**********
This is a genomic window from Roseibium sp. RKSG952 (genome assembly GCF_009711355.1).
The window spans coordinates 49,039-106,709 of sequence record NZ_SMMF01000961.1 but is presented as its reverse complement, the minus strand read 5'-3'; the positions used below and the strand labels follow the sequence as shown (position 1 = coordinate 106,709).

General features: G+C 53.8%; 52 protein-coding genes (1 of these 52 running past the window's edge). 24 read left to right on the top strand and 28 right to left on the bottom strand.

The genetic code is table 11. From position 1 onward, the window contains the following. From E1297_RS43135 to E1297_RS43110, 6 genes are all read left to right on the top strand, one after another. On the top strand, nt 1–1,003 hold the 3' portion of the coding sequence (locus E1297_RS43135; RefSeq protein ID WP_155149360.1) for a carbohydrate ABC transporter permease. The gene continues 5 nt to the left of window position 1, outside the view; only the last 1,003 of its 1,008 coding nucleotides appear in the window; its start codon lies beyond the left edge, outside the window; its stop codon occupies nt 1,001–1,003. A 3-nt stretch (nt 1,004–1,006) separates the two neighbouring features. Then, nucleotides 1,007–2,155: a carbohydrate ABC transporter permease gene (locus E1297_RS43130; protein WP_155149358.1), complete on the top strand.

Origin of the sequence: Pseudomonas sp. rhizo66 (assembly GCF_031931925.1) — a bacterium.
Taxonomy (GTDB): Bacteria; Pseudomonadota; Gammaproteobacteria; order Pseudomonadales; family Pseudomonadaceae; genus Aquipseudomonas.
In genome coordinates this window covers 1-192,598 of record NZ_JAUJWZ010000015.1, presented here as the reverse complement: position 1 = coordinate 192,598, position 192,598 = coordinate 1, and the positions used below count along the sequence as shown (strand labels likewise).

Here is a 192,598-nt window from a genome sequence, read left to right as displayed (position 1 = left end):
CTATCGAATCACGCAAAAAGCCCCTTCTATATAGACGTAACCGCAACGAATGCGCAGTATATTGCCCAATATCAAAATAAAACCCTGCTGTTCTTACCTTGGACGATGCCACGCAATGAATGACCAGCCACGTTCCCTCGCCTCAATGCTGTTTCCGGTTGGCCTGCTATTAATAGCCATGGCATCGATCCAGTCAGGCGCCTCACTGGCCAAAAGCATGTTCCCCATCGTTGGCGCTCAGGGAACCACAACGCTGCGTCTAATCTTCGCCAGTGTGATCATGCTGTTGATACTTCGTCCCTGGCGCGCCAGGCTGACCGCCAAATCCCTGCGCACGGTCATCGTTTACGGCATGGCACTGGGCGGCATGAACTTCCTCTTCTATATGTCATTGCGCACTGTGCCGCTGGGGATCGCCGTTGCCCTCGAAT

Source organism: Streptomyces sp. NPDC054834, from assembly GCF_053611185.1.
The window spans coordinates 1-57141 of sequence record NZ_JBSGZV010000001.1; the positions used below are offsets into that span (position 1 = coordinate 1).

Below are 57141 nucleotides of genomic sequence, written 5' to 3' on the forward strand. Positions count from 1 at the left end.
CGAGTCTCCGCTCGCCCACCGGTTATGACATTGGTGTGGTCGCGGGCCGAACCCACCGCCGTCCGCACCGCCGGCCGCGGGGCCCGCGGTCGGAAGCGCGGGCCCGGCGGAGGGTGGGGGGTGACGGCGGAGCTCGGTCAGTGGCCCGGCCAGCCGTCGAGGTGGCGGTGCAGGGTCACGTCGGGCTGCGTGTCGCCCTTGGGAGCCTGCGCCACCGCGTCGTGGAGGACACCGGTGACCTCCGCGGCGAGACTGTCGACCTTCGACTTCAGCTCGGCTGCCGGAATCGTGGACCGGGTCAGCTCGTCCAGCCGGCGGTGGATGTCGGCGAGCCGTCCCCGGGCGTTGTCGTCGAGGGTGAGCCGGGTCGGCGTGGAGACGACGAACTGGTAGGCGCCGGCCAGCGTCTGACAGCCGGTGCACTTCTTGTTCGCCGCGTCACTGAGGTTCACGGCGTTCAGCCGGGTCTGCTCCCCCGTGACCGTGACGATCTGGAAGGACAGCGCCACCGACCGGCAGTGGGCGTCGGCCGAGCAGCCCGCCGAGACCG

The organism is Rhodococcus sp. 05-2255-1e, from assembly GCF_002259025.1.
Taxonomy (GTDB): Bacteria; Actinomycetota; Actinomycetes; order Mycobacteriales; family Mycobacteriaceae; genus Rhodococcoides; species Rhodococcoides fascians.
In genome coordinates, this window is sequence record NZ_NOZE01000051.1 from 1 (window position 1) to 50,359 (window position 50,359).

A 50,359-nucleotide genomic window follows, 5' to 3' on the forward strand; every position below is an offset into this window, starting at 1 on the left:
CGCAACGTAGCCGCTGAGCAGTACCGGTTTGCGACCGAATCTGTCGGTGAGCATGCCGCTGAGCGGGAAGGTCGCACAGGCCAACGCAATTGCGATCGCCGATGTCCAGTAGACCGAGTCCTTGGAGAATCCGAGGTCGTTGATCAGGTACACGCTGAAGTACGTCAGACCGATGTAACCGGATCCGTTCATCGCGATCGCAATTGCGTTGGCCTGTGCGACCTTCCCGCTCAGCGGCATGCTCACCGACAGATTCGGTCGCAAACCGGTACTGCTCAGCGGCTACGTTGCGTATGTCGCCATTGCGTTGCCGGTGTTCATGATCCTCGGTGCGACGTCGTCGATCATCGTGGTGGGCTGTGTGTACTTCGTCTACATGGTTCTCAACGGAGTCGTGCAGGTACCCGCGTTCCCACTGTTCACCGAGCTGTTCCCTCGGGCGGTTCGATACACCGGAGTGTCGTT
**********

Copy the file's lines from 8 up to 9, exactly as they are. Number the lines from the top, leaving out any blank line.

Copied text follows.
Here is a 192,598-nt window from a genome sequence, read left to right as displayed (position 1 = left end):
CTATCGAATCACGCAAAAAGCCCCTTCTATATAGACGTAACCGCAACGAATGCGCAGTATATTGCCCAATATCAAAATAAAACCCTGCTGTTCTTACCTTGGACGATGCCACGCAATGAATGACCAGCCACGTTCCCTCGCCTCAATGCTGTTTCCGGTTGGCCTGCTATTAATAGCCATGGCATCGATCCAGTCAGGCGCCTCACTGGCCAAAAGCATGTTCCCCATCGTTGGCGCTCAGGGAACCACAACGCTGCGTCTAATCTTCGCCAGTGTGATCATGCTGTTGATACTTCGTCCCTGGCGCGCCAGGCTGACCGCCAAATCCCTGCGCACGGTCATCGTTTACGGCATGGCACTGGGCGGCATGAACTTCCTCTTCTATATGTCATTGCGCACTGTGCCGCTGGGGATCGCCGTTGCCCTCGAAT